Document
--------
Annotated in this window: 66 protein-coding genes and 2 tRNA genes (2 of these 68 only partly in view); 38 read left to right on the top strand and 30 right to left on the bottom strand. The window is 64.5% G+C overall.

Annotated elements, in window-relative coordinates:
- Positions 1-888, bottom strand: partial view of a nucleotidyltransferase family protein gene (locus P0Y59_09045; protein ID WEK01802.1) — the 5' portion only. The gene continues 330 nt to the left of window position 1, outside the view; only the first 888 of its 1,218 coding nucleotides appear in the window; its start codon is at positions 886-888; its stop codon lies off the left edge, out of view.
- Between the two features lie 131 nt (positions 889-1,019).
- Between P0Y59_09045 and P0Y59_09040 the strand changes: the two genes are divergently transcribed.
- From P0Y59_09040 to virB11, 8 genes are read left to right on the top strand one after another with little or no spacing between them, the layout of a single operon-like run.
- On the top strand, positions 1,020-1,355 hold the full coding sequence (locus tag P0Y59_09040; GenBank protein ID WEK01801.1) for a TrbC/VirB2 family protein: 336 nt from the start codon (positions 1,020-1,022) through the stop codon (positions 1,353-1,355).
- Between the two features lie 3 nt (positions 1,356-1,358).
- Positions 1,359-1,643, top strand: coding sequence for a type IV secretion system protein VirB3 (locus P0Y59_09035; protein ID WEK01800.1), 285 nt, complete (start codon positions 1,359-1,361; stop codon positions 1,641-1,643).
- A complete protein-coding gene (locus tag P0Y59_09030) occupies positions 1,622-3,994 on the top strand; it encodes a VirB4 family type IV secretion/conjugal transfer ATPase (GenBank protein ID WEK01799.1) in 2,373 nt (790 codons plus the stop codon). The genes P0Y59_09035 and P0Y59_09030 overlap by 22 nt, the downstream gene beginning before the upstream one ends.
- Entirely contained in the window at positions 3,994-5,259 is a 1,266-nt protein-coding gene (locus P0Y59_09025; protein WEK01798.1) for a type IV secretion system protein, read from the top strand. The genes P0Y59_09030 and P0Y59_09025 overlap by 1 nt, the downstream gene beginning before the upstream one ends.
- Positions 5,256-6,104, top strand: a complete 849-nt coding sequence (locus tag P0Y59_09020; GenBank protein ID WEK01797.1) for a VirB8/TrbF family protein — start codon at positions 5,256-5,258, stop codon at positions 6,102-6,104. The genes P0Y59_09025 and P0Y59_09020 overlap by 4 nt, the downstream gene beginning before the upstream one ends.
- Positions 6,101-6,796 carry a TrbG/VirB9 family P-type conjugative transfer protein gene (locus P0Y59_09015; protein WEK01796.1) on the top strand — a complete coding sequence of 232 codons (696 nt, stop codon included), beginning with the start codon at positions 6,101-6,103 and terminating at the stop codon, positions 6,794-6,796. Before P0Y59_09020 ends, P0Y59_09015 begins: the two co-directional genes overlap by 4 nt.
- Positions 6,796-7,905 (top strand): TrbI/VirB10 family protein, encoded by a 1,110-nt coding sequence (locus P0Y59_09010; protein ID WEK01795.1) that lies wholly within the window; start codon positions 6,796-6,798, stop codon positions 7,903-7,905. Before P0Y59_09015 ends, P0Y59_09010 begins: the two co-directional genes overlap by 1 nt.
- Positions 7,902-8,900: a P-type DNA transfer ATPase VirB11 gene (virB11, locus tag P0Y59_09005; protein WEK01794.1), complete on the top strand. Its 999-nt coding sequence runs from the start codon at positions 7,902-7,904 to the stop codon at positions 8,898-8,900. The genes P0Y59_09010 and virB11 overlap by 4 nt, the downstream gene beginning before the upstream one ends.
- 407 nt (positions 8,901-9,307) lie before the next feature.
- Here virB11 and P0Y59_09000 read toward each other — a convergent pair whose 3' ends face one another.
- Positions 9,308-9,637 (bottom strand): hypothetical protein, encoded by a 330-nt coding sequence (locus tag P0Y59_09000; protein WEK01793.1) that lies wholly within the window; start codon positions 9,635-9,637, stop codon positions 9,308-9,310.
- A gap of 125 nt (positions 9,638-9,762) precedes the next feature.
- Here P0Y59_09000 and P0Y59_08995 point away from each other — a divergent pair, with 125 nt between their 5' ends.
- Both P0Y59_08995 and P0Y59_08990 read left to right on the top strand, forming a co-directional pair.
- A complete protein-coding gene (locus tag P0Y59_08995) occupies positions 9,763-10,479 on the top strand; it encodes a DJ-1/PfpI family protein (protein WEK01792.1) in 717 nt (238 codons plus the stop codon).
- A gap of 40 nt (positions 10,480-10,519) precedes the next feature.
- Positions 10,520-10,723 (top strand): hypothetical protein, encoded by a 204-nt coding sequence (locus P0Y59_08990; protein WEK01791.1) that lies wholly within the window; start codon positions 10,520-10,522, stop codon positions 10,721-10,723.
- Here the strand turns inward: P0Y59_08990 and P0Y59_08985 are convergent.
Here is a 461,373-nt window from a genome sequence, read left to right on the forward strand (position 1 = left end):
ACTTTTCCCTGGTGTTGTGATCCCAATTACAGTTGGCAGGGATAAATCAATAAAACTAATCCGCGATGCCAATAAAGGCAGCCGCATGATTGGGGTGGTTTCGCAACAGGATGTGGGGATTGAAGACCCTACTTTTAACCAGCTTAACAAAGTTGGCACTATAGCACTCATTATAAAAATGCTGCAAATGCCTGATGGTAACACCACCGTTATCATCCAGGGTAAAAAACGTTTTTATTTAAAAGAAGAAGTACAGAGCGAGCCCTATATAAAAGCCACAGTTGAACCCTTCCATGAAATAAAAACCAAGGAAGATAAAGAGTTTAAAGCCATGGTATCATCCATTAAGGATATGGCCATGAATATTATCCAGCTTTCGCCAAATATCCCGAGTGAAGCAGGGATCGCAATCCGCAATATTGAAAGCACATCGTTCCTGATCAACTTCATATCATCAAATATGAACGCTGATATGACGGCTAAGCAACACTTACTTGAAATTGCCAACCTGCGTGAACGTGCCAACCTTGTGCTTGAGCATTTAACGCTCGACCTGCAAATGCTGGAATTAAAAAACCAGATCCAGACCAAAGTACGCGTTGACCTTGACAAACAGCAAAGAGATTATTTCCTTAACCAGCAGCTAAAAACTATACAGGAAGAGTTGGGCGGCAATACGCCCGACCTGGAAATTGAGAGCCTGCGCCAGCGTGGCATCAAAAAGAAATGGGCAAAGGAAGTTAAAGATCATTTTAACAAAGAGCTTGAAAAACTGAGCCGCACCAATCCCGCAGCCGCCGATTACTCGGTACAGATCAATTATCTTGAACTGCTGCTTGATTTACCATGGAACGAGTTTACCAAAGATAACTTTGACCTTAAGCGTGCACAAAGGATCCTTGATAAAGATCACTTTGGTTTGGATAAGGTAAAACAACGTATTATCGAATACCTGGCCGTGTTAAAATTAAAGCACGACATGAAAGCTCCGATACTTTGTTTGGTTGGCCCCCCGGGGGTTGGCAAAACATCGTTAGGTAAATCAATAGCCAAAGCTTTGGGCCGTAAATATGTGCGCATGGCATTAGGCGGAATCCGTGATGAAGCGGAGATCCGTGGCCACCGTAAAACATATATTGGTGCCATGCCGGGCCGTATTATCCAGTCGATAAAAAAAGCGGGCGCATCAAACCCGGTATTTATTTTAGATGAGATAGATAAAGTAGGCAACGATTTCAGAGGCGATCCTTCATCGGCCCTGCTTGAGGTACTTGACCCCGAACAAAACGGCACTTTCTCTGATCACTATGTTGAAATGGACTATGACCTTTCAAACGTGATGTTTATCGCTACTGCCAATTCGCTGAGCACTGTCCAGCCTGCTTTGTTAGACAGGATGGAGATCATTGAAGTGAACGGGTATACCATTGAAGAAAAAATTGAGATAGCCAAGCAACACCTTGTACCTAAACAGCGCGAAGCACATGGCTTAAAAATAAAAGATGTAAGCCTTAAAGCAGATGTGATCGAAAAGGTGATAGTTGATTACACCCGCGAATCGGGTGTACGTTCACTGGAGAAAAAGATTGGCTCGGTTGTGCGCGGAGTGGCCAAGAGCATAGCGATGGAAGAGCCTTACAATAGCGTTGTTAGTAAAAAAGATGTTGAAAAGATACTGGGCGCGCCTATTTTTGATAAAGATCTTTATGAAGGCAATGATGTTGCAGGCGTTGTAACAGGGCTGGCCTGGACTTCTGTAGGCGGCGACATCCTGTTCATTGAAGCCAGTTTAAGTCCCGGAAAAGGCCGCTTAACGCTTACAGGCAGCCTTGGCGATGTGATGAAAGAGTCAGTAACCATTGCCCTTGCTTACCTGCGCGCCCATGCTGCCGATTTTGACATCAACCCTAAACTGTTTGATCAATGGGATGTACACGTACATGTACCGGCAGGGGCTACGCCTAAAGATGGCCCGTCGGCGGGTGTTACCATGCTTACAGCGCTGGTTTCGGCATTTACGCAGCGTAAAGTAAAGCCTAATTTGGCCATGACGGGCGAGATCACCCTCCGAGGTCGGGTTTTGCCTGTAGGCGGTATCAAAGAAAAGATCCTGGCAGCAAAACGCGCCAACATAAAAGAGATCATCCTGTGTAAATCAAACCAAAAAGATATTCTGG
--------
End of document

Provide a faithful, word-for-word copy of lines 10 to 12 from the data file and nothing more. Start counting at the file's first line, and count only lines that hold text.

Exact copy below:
- A complete protein-coding gene (locus tag P0Y59_09030) occupies positions 1,622-3,994 on the top strand; it encodes a VirB4 family type IV secretion/conjugal transfer ATPase (GenBank protein ID WEK01799.1) in 2,373 nt (790 codons plus the stop codon). The genes P0Y59_09035 and P0Y59_09030 overlap by 22 nt, the downstream gene beginning before the upstream one ends.
- Entirely contained in the window at positions 3,994-5,259 is a 1,266-nt protein-coding gene (locus P0Y59_09025; protein WEK01798.1) for a type IV secretion system protein, read from the top strand. The genes P0Y59_09030 and P0Y59_09025 overlap by 1 nt, the downstream gene beginning before the upstream one ends.
- Positions 5,256-6,104, top strand: a complete 849-nt coding sequence (locus tag P0Y59_09020; GenBank protein ID WEK01797.1) for a VirB8/TrbF family protein — start codon at positions 5,256-5,258, stop codon at positions 6,102-6,104. The genes P0Y59_09025 and P0Y59_09020 overlap by 4 nt, the downstream gene beginning before the upstream one ends.